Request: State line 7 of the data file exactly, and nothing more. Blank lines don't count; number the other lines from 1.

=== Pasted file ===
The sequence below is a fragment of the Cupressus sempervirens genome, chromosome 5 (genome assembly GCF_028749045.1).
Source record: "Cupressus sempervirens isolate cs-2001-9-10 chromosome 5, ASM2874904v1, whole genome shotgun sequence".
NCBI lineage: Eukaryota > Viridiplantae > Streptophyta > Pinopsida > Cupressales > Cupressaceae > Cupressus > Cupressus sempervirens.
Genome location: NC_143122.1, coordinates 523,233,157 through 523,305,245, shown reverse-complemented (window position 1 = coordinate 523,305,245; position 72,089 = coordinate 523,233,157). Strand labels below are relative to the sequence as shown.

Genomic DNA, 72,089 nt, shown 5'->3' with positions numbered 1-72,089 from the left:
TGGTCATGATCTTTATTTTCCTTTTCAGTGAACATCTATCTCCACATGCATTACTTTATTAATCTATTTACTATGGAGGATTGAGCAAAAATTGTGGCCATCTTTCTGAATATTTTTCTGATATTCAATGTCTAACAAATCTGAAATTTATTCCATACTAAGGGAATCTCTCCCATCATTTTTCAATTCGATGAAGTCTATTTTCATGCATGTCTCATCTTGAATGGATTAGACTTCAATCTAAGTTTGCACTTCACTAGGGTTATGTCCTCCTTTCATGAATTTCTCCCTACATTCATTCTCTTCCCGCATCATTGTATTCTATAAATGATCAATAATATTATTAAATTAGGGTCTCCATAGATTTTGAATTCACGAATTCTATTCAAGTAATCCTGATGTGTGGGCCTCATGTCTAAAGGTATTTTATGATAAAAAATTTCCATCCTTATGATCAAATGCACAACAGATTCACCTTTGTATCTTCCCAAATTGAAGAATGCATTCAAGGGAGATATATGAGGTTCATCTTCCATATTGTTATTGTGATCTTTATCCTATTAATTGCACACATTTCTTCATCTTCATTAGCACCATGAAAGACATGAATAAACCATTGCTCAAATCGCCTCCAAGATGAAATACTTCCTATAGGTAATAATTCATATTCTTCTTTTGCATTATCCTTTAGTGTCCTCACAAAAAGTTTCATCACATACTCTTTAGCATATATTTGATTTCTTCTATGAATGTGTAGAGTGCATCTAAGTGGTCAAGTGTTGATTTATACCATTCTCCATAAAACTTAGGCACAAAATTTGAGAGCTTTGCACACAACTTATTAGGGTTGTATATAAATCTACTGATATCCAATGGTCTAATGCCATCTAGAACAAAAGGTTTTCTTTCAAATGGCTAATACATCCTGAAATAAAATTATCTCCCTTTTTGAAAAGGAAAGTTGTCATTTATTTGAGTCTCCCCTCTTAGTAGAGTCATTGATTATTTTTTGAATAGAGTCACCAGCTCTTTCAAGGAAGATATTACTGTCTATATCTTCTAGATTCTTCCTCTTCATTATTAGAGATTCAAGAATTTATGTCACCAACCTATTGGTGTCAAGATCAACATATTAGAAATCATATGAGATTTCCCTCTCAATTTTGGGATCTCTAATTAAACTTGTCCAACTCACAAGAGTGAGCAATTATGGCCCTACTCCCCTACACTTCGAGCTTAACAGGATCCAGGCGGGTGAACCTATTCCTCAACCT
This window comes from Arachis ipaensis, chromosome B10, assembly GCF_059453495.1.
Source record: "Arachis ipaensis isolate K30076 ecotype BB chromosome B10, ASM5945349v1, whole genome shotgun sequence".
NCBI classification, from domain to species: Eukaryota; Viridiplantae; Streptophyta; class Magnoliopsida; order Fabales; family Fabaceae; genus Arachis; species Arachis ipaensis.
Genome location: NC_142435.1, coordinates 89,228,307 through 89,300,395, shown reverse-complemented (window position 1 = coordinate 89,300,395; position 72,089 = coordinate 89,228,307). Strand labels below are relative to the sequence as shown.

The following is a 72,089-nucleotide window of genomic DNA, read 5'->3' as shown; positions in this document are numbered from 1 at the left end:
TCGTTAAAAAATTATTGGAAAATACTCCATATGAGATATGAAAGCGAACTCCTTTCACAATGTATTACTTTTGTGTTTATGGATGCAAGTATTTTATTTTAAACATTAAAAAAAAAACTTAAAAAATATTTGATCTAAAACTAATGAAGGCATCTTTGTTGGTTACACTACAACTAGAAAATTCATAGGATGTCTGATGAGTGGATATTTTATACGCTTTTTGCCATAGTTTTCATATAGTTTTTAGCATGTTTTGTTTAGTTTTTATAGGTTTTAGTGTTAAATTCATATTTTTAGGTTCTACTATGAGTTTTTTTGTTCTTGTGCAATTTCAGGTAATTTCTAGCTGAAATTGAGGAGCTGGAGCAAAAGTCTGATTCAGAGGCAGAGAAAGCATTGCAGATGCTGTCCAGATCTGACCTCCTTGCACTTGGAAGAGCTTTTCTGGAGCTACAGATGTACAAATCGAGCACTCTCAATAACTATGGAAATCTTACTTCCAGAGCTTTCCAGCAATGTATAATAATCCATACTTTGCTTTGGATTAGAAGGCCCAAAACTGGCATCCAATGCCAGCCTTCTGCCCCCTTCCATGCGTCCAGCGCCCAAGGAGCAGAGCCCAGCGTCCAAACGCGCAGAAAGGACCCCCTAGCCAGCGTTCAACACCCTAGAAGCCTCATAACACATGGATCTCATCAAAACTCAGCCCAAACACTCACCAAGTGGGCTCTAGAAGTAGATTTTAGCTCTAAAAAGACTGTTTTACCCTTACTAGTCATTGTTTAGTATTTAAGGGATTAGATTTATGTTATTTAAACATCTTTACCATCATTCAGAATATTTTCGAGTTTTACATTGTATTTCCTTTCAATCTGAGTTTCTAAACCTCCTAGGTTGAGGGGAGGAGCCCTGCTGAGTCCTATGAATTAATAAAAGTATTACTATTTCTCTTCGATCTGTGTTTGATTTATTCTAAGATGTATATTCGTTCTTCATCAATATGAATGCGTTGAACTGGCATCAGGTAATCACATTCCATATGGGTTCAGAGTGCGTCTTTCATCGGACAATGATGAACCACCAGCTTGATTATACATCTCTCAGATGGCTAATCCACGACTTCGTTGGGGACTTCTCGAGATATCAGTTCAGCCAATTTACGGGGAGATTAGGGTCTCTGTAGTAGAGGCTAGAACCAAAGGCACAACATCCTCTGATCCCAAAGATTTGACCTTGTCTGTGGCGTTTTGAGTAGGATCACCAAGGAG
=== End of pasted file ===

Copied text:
This window comes from Arachis ipaensis, chromosome B10, assembly GCF_059453495.1.